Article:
Usually normal and as above if the PDA is large and symptomatic the features on ECG are similar to those seen in a patient with a large VSD.
Left ventricular hypertrophy with large left to right shunt.
Right ventricular hypertrophy with the development of pulmonary hypertension.
Often bi ventricular hypertrophy can be observed in the ECG.
2D Echocardiography assisted by Doppler ultrasound This will readily identify the PDA. 2D Echocardiography assisted by Doppler ultrasound
This will readily identify the PDA.
Cardiac catheterization This is not routinely done. Although clinical examination and 2D Echocardiography is adequate for the diagnosis of PDA to be made, for patients with atypical findings Cardiac catheterization helps to establish an accurate diagnosis. Cardiac catheterization
This is not routinely done. Although clinical examination and 2D Echocardiography is adequate for the diagnosis of PDA to be made, for patients with atypical findings Cardiac catheterization helps to establish an accurate diagnosis.

Investigations - Management

Fact Explanation
2D Echocardiogram A post operative repeat 2D Echocardiogram is usually enough to establish the closure of the PDA. Regular followup is not necessary provided there are no other anomalies or co-morbidities. 2D Echocardiogram
A post operative repeat 2D Echocardiogram is usually enough to establish the closure of the PDA. Regular followup is not necessary provided there are no other anomalies or co-morbidities.
Full blood count Hemoglobin levels should be checked and optimized prior to the surgery. This is important because these children tend to have malnutrition due to heart failure and poor feeding. Full blood count
Hemoglobin levels should be checked and optimized prior to the surgery. This is important because these children tend to have malnutrition due to heart failure and poor feeding.
Renal function test Blood urea, serum creatinine, serum electrolytes should be checked prior to the corrective surgery. Renal function test
Blood urea, serum creatinine, serum electrolytes should be checked prior to the corrective surgery.
Chest X Ray (CXR) A CXR should be done to rule out respiratory tract infection, and this will help to detect or to exclude heart failure. Chest X Ray (CXR)
A CXR should be done to rule out respiratory tract infection, and this will help to detect or to exclude heart failure.

Management - Supportive

Fact Explanation
Treatment of Heart failure Once the diagnosis of moderate PDA is made pharmacological treatment should be commenced for heart failure. Treatment of Heart failure
Once the diagnosis of moderate PDA is made pharmacological treatment should be commenced for heart failure.
Treat any respiratory tract infection. Structural heart defects predispose to recurrent respiratory tract infections in children, due to pulmonary congestion. Treat any respiratory tract infection.
Structural heart defects predispose to recurrent respiratory tract infections in children, due to pulmonary congestion.
Screen for other congenital anomalies VACTREL (Vertebral anomalies, Anal atresia, Cardiac defects, Tracheoesophageal fistula and/or Esophageal atresia, Renal anomalies and Limb defects.) anomalies should be looked for. Screen for other congenital anomalies
VACTREL (Vertebral anomalies, Anal atresia, Cardiac defects, Tracheoesophageal fistula and/or Esophageal atresia, Renal anomalies and Limb defects.) anomalies should be looked for.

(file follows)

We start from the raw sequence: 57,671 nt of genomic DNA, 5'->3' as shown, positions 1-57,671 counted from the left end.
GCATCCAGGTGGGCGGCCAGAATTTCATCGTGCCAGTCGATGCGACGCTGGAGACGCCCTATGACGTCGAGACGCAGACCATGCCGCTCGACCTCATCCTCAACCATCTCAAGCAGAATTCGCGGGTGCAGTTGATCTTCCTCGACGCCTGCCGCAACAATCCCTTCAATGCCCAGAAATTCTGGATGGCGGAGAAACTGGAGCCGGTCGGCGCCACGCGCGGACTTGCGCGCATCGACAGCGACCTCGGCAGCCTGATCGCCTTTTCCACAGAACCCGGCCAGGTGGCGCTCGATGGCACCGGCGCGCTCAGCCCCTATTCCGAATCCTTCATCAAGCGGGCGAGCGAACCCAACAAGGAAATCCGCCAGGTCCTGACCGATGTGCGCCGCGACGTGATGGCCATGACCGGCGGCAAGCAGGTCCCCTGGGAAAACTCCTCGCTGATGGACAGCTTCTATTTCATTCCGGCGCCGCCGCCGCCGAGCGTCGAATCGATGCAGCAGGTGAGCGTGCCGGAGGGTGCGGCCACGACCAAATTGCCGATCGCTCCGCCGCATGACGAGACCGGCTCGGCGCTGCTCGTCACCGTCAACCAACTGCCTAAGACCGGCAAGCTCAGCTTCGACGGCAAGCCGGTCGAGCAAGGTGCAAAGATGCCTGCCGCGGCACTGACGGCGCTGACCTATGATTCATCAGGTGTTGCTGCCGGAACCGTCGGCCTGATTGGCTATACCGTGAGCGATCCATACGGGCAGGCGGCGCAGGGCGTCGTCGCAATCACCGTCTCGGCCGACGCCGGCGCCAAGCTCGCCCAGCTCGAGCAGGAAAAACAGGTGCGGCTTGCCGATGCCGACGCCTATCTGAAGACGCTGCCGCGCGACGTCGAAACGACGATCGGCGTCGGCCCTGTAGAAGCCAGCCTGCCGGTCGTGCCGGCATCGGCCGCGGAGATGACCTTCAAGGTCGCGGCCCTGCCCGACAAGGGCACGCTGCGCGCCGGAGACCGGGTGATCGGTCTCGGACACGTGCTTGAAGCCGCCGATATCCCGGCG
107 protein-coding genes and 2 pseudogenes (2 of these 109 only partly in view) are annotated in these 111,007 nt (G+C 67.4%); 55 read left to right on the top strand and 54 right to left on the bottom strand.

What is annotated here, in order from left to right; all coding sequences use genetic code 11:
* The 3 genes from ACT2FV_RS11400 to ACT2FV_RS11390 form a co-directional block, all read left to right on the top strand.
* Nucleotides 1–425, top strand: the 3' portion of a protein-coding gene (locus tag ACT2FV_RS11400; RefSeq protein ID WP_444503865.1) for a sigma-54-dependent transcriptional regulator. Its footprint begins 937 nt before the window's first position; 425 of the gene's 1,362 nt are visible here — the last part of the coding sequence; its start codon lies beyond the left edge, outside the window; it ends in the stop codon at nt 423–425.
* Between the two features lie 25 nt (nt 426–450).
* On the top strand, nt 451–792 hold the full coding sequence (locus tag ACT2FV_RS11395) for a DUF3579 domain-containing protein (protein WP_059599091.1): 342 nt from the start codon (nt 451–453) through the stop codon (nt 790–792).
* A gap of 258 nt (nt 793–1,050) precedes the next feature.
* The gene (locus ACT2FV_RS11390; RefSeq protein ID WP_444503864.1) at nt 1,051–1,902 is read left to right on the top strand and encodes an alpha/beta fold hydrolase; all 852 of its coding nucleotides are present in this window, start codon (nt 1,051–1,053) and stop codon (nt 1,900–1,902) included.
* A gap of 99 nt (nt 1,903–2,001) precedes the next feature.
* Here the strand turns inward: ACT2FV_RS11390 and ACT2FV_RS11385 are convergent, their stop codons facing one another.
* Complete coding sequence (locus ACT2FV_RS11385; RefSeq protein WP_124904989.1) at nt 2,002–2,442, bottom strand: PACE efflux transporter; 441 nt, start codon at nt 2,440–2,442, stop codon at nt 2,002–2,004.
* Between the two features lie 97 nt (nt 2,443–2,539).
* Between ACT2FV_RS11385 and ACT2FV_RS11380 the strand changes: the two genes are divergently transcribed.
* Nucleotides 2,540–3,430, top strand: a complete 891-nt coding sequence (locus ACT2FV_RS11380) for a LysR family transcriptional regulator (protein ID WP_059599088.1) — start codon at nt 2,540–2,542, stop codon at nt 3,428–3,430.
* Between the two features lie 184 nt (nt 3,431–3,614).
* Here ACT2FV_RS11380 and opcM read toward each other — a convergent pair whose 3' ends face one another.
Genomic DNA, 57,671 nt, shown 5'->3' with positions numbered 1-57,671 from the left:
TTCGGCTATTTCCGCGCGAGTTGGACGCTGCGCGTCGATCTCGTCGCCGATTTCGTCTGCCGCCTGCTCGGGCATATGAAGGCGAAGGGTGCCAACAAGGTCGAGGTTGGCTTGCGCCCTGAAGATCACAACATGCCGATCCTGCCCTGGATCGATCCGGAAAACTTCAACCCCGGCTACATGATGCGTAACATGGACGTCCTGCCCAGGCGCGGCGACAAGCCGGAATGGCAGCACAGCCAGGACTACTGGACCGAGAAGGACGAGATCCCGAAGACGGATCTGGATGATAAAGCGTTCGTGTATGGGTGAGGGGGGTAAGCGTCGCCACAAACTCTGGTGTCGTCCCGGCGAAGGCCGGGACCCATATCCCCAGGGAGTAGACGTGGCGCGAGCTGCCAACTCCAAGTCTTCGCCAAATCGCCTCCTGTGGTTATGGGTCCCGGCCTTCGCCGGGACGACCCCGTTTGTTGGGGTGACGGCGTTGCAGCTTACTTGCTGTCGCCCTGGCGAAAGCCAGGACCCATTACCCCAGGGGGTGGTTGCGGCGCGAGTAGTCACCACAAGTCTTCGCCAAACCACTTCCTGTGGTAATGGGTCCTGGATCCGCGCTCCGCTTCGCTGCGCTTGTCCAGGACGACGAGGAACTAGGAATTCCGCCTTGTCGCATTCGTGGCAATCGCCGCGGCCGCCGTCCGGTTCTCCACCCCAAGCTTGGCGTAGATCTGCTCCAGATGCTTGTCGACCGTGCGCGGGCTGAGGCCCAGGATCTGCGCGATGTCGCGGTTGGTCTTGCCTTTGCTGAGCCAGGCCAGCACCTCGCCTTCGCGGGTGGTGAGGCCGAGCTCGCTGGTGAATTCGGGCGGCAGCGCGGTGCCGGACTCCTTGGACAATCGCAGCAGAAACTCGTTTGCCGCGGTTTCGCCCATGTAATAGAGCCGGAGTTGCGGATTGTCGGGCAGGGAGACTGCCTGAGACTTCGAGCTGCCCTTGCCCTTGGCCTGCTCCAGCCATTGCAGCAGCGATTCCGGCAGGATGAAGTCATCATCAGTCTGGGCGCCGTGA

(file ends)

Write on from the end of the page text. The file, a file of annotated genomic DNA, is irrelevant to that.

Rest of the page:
Management - Specific

Fact Explanation
Closure of the PDA with a coil or an occlusion device In infants with an asymptomatic PDA, closure is recommended to abolish the lifelong risk of bacterial endocarditis. These patients has the least operative mortality when the PDA is considered.
In patients with a small PDA, the rationale for closure is prevention of bacterial endarteritis or other late complications.
In patients with a moderate to large PDA, closure is accomplished to treat heart failure or to prevent the development of pulmonary vascular disease, or both.
Small PDAs are generally closed with intravascular coils. Moderate to large PDAs may be closed with an umbrella-like device or with a catheter-introduced sac which release several coils.
Closure of the PDA with a coil or an occlusion device
In infants with an asymptomatic PDA, closure is recommended to abolish the lifelong risk of bacterial endocarditis. These patients has the least operative mortality when the PDA is considered.
In patients with a small PDA, the rationale for closure is prevention of bacterial endarteritis or other late complications.
In patients with a moderate to large PDA, closure is accomplished to treat heart failure or to prevent the development of pulmonary vascular disease, or both.
Small PDAs are generally closed with intravascular coils. Moderate to large PDAs may be closed with an umbrella-like device or with a catheter-introduced sac which release several coils.
Pharmacological management with intravenous (IV) indomethacin or ibuprofen. This can be done for premature neonates.
These inhibit the enzyme cyclooxygenase (COX) there by the synthesis of prostaglandin, which maintains the patency of the duct. Once the prostaglandin synthesis is inhibited the duct closes.
Pharmacological management with intravenous (IV) indomethacin or ibuprofen.
This can be done for premature neonates.
These inhibit the enzyme cyclooxygenase (COX) there by the synthesis of prostaglandin, which maintains the patency of the duct. Once the prostaglandin synthesis is inhibited the duct closes.

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  1. KLIEGMAN Robert M. , STANTON Bonita F. , ST GEME III Joseph W., SCHOR Nina F., BEHRMAN Richard E. Nelson Textbook of pediatrics. . 19th Edition, Elsevier, 2011 Chapter 420.8
  2. KLIEGMAN Robert M. , STANTON Bonita F. , ST GEME III Joseph W., SCHOR Nina F., BEHRMAN Richard E. Nelson Textbook of pediatrics. . 19th Edition, Elsevier, 2011 Chapter 420.8
  3. OHLSSON A, WALIA R, SHAH S. Ibuprofen for the treatment of patent ductus arteriosus in preterm and/or low birth weight infants. Cochrane Database Syst Rev. Jan 23 2008;CD003481.